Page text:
Analysis: Post Sanctions & the Sudanese Economy
Sudan doesn’t require reform but rather a complete transformation. – Dahd Kamil Idris*
The lifting of trade and financial sanctions against Sudan created such a great sign of détente between Sudan and the United States.
Sudan, heir of an ancient culture, located at the strategic crossroads between Africa and the Middle East. A vast area of fertile lands, abundant life stock and immense and yet mostly untapped natural resources, has been burdened by conflict for much of its independent history. Among those conflicts are the extreme violations of human rights, the suffering of double-digit inflations, political uncertainty and economic sanctions, which in turn caused a chronic lack of foreign direct investment.
The lifting of the sanctions, after being imposed for more than two decades, raises questions such as what this means for the Sudanese people, their country and its economic growth. Currently, Sudan is burdened by a foreign debt of nearly 50 billion USD which is adding more to the struggle of attempting to lift large numbers of its populace out of poverty. In addition to this enormous debt, as part of the secession, Sudan agreed to be responsible for South Sudan’s pre-secession debt. Sudan is now more than qualified to seek relief with regards to its debt from the ‘Heavily Indebted Poor Country Relief’ (HIPC) which has a strong role in ‘Relieving The World’s Poorest Countries Of Unmanageable Debt Burdens’. However, Sudan must take the necessary steps to start the process which has been delayed by the ongoing conflicts and sanctions, that now have been lifted. The Sudanese authorities agreed with South Sudan to undertake these necessary steps.
The economy has struggled immensely since before the beginning of the wars which commenced in 1983, the first war began between the central Sudanese government and Sudan’s People’s Liberation Army. The Civil War then spread to Darfur, the Nuba Mountains and the Blue Nile area. This contributed greatly to the secession of South Sudan.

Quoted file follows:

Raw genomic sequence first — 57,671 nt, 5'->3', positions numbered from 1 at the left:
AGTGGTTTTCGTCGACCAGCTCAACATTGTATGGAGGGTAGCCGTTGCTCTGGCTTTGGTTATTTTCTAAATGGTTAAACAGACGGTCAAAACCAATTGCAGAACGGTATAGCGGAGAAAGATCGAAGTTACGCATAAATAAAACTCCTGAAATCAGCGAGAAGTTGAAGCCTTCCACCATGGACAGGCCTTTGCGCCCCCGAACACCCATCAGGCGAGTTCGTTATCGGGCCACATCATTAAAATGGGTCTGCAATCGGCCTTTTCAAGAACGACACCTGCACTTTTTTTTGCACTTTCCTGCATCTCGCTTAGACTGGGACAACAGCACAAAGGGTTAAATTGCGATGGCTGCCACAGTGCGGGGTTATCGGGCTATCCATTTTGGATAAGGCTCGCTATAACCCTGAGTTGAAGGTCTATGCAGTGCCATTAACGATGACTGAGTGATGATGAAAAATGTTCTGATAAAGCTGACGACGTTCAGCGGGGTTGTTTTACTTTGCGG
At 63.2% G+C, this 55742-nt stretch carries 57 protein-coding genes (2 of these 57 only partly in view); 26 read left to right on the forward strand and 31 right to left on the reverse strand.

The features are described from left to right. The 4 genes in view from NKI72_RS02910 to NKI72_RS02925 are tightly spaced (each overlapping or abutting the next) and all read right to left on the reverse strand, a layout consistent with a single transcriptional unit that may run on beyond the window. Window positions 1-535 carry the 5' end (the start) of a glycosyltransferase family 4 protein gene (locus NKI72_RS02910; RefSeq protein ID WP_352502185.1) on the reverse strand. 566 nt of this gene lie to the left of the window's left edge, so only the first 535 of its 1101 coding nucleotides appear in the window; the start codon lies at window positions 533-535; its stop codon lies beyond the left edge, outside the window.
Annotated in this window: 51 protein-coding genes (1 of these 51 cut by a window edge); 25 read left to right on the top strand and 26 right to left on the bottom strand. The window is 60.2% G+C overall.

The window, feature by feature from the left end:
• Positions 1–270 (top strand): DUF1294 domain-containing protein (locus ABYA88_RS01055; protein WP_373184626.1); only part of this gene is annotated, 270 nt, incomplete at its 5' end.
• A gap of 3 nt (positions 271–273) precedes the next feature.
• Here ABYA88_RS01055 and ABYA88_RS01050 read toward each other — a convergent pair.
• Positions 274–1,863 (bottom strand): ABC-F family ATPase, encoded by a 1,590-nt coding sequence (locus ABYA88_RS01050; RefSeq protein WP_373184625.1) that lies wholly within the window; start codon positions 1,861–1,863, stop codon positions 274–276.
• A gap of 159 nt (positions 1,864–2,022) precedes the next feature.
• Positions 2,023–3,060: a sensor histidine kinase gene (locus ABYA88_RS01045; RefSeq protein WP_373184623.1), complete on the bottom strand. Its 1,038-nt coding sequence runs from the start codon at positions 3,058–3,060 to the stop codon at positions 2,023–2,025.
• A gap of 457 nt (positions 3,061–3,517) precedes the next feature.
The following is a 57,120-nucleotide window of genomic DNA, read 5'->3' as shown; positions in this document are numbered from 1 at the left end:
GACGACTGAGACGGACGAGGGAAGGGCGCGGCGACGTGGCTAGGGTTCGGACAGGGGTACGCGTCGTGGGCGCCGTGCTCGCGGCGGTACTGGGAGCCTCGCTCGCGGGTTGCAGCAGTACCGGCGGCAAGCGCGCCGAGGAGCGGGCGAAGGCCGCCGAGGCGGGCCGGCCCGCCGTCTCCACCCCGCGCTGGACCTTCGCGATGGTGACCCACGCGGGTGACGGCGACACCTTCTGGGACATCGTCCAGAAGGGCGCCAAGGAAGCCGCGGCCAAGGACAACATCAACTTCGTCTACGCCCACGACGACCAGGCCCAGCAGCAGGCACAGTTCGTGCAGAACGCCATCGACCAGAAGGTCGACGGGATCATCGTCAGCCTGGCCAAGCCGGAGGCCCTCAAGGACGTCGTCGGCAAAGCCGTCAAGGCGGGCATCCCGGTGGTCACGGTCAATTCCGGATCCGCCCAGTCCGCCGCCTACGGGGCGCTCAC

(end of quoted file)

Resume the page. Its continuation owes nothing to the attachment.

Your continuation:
These events have led to a turmoil of conflicts and related issues, not only for the economy but towards the social lives, cultural integrity and ethnic relations for the entire Sudanese nation as a whole, including the South.
In 1995, due to the war, there were approximately 3 million internally displaced persons, a great number of which are children. In Khartoum (the capital alone) there are approximately 25,000 homeless street children. The government started violently removing them into police stations, deciding their dismal fate. This was hugely, and rightly so, criticized by many human rights organizations and activists.
In 1999, for nearly a decade, the economy was thriving, as a result of crude oil exports and some inflows of limited foreign direct investment devoted to the oil sector. However, with South Sudan’s secession in 2011, the economy took a devastating hit, where Sudan lost about 3/4 of the oil, 2/3 exports and half of fiscal revenue.
Sudan was perceived once upon a time to be the breadbasket of Africa, having the largest united agricultural project worldwide, ‘Al Giezra scheme’ (مشروع الجزيرة). Sudan’s agriculture account for 1/3 of total GDP. The country gained its independence in 1956 and joined the World Bank in 1957. The first World Bank mission visited Sudan in 1958, the financing of the expansion of the Gezira Scheme was on the top of the list of the priorities of the then Government. Unfortunately, later on, due to mismanagement, lack of technical supervision, and insufficient modern application of technology coupled with violations of farmers’ rights, the project continued to deteriorate. It reached the peak of declination during the time of the current government.